To get a sense of the depth of frustration biomass developers are feeling toward both environmental activists (at least those activists who oppose efforts to build large wood-burning electricity plants in Massachusetts) and the Patrick Administration, all you have to do is read the trade press. There, in periodicals such as Biomass Power and Thermal, you will find, for example, the anti-biomass activists in Greenfield, Russell and Springfield regularly decried, portrayed not as the concerned citizens they claim to be, but as “bullies.”
In a April 29 article, published under the headline “Beating up on Biomass,” Biomass Power and Thermal‘s Lisa Gibson, an associate editor for the trade publication, describes the latest turn in the fight for and against biomass development in Massachusetts: “Ever the biomass bullies, opposition groups in Massachusetts are continuing their organized efforts to stymie development in the commonwealth, this time asking for a three-year moratorium on biopower? A number of opposition groups collaborated on the petition including Concerned Citizens of Franklin County and Concerned Citizens of Russell, but inquiries about the petition went unanswered by both groups. The petition itself says signed copies can be delivered to Massachusetts Forest Watch, but founder Chris Matera declined to comment on it.”
No doubt, the mere mention of Matera’s name and Massachusetts Forest Watch is enough to incite anger among many of Gibson’s readers. Matera has done more than anyone to draw public attention to the possible shortcomings of woody biomass as a renewable energy source, criticizing the proposed development of biomass plants first and foremost for its potential devastation of the state’s forests and accusing the state Department of Conservation and Recreation of rewriting the rules for logging—specifically, increasing harvest rates on state public lands—in order to provide enough fuel for the proposed biomass plants dotting the state. Matera was also among the first to successfully raise objections to the longstanding claim—or, at least, unchecked assumption—that biomass power is “carbon neutral.”
Indeed, to many of Gibson’s readers, Matera and a few other Valley-based activists—Jana Chicoine in Russell; Michael Ann Bewsee in Springfield; Janet Sinclair in Greenfield—are only the most identifiable faces in a large and growing movement that few merchant power developers could have expected back in 2002, when Massachusetts first proposed plans to subsidize biomass as a renewable energy.
In the face of mounting opposition, the Patrick Administration called for a moratorium on permits for proposed biomass plants in 2009, turning to the environmental consultants at Manomet Center for Conservation Sciences to do a science-based accounting of biomass.
Manomet’s findings, widely decried within the industry, seemed to pop the biomass balloon, no doubt contributing to the tension now leaking into otherwise generally unemotional trade magazines.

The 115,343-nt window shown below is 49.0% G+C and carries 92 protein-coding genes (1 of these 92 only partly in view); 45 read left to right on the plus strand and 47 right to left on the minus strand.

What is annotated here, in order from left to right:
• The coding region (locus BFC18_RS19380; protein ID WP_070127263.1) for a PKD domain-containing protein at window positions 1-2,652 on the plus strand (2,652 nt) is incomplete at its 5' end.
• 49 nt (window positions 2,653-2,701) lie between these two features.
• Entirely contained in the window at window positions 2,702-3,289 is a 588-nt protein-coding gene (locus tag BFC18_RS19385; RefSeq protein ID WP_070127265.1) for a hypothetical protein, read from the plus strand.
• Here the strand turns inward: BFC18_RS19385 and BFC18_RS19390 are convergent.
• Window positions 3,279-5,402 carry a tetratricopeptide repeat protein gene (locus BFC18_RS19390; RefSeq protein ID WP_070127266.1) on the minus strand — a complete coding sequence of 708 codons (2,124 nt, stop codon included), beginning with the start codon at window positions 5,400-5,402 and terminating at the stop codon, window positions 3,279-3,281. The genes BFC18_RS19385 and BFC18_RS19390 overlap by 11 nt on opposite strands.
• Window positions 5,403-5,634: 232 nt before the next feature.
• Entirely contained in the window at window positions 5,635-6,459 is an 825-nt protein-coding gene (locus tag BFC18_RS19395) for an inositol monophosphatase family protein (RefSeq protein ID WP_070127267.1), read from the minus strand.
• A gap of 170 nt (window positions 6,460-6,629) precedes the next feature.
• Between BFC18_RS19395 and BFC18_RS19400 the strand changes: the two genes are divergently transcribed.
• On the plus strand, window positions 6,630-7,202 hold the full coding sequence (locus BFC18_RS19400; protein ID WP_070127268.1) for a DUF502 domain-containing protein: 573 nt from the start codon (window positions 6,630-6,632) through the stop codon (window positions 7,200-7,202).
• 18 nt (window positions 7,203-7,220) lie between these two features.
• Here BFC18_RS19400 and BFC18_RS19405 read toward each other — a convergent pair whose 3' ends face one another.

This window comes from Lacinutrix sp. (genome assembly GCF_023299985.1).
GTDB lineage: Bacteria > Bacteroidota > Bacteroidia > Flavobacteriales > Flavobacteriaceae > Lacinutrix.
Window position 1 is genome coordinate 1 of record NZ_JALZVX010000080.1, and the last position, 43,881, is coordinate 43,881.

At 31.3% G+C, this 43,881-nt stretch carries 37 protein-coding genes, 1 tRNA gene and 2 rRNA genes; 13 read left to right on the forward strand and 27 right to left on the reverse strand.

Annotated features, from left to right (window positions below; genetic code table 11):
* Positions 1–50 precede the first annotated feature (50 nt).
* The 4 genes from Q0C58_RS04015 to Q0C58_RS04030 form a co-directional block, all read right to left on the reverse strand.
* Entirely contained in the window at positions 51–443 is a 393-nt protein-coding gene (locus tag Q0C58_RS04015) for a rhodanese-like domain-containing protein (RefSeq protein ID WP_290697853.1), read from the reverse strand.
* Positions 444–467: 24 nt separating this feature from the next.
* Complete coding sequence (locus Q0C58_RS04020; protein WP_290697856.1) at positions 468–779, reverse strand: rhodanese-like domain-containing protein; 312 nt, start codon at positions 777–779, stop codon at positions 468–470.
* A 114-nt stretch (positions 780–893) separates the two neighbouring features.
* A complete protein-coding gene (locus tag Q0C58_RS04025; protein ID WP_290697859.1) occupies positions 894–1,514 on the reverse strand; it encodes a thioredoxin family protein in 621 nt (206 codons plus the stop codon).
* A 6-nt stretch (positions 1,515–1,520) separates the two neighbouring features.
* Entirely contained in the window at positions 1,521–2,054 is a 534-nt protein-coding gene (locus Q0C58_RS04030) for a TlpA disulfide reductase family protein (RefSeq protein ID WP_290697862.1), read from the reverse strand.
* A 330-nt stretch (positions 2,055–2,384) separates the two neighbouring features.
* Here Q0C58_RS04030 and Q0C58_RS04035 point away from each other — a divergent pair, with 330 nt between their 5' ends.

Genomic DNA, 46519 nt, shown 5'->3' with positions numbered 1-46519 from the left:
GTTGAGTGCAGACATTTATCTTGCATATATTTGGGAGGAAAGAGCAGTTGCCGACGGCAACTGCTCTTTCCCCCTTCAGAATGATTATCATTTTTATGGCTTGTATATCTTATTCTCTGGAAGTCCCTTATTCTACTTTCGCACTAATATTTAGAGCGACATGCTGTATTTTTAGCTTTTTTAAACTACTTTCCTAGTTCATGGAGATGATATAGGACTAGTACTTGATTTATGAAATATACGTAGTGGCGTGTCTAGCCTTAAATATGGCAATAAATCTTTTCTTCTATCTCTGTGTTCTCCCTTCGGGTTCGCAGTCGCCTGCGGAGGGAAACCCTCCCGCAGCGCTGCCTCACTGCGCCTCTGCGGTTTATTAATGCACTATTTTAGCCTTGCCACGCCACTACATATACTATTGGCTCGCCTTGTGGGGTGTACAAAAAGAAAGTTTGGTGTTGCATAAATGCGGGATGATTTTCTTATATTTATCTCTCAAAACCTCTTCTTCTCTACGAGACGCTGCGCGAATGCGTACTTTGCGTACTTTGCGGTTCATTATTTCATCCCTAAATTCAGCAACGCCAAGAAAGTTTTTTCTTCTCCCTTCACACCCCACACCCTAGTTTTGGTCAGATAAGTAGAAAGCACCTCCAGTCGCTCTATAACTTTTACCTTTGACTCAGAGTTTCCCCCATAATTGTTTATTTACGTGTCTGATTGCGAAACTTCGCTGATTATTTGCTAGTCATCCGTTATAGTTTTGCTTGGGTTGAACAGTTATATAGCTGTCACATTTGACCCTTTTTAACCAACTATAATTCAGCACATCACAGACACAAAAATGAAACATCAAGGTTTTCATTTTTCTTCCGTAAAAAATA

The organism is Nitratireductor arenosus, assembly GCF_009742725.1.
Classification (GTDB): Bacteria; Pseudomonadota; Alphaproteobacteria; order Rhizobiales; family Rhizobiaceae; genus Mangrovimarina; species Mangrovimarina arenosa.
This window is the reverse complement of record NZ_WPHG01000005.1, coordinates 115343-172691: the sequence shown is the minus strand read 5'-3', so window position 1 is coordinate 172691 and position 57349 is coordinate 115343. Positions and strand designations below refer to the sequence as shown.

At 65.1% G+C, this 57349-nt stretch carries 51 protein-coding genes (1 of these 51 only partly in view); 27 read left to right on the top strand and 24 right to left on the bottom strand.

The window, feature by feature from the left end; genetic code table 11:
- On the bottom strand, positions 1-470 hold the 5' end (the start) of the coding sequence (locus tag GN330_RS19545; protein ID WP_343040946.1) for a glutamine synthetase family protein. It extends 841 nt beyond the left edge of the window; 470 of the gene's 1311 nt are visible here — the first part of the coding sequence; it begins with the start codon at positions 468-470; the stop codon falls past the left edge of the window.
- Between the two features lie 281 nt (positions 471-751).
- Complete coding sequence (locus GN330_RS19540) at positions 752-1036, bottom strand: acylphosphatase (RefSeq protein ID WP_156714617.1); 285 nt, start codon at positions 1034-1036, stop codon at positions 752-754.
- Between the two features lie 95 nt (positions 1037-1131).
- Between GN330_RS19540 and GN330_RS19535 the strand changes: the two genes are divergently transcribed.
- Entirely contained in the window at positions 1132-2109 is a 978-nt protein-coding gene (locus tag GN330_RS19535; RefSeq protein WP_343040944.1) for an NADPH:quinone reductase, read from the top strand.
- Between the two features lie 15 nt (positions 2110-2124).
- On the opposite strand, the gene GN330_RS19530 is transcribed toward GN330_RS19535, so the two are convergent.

“It all started in December 2009, when the state commissioned a study by the Manomet Center for Conservation Sciences,” Gibson writes in her April 29 article, continuing to describe the result with fair accuracy: “The findings of the study, released in June 2010, explain a debt-then-dividend carbon analysis of woody biomass, saying it initially releases more carbon dioxide than coal per unit of energy, but pays off its carbon debt as forests regrow and that carbon is resequestered.”
In other words, wood burns fast but grows slowly.
The trouble for the industry has been finding a counter-argument to the Manomet findings that can be so quickly summarized.
With the release by the Patrick Administration of rules tying further subsidy of biomass development to higher performance standards in terms of forest protection, emissions and efficiency, industry officials have sounded even more alarmed in recent weeks, complaining that the new rules are unfair to investors who made commitments in a far different regulatory climate. David P. Tenny, head of the National Association of Forest Owners, a group aggressively promoting biomass, issued a statement urging the Obama Administration not to follow the Bay State: “This week, Massachusetts issued proposed regulations that effectively shut the door on renewable biomass energy in that state.
“This appears to be what officials wanted when they initiated a study on biomass energy that limited the area and timeframe considered in a way that significantly skewed the outcome. The flawed study resulted in a flawed policy.”
As irritated as biomass proponents may be with Massachusetts right now, they should have no beef with the activism that may have compelled the Patrick Administration to propose stricter rules. Biomass developers should beware portraying themselves as victims of public opposition; today’s “bullies” may be tomorrow’s customers.